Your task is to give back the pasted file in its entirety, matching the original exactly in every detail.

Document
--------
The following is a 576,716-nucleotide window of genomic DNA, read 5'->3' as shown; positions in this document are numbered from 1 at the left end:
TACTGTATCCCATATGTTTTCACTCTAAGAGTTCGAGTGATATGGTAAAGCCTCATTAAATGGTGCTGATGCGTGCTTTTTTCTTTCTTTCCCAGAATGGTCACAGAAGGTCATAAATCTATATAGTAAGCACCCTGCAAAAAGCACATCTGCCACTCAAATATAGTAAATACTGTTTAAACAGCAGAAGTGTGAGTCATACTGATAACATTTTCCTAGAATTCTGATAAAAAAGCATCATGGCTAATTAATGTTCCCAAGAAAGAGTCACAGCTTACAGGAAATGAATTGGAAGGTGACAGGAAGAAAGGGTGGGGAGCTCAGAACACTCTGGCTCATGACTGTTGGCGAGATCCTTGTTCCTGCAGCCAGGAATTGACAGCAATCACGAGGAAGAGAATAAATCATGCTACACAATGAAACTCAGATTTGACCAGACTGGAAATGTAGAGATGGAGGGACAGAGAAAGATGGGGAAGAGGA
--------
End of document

The following is a 576,716-nucleotide window of genomic DNA, read 5'->3' as shown; positions in this document are numbered from 1 at the left end:
TACTGTATCCCATATGTTTTCACTCTAAGAGTTCGAGTGATATGGTAAAGCCTCATTAAATGGTGCTGATGCGTGCTTTTTTCTTTCTTTCCCAGAATGGTCACAGAAGGTCATAAATCTATATAGTAAGCACCCTGCAAAAAGCACATCTGCCACTCAAATATAGTAAATACTGTTTAAACAGCAGAAGTGTGAGTCATACTGATAACATTTTCCTAGAATTCTGATAAAAAAGCATCATGGCTAATTAATGTTCCCAAGAAAGAGTCACAGCTTACAGGAAATGAATTGGAAGGTGACAGGAAGAAAGGGTGGGGAGCTCAGAACACTCTGGCTCATGACTGTTGGCGAGATCCTTGTTCCTGCAGCCAGGAATTGACAGCAATCACGAGGAAGAGAATAAATCATGCTACACAATGAAACTCAGATTTGACCAGACTGGAAATGTAGAGATGGAGGGACAGAGAAAGATGGGGAAGAGGA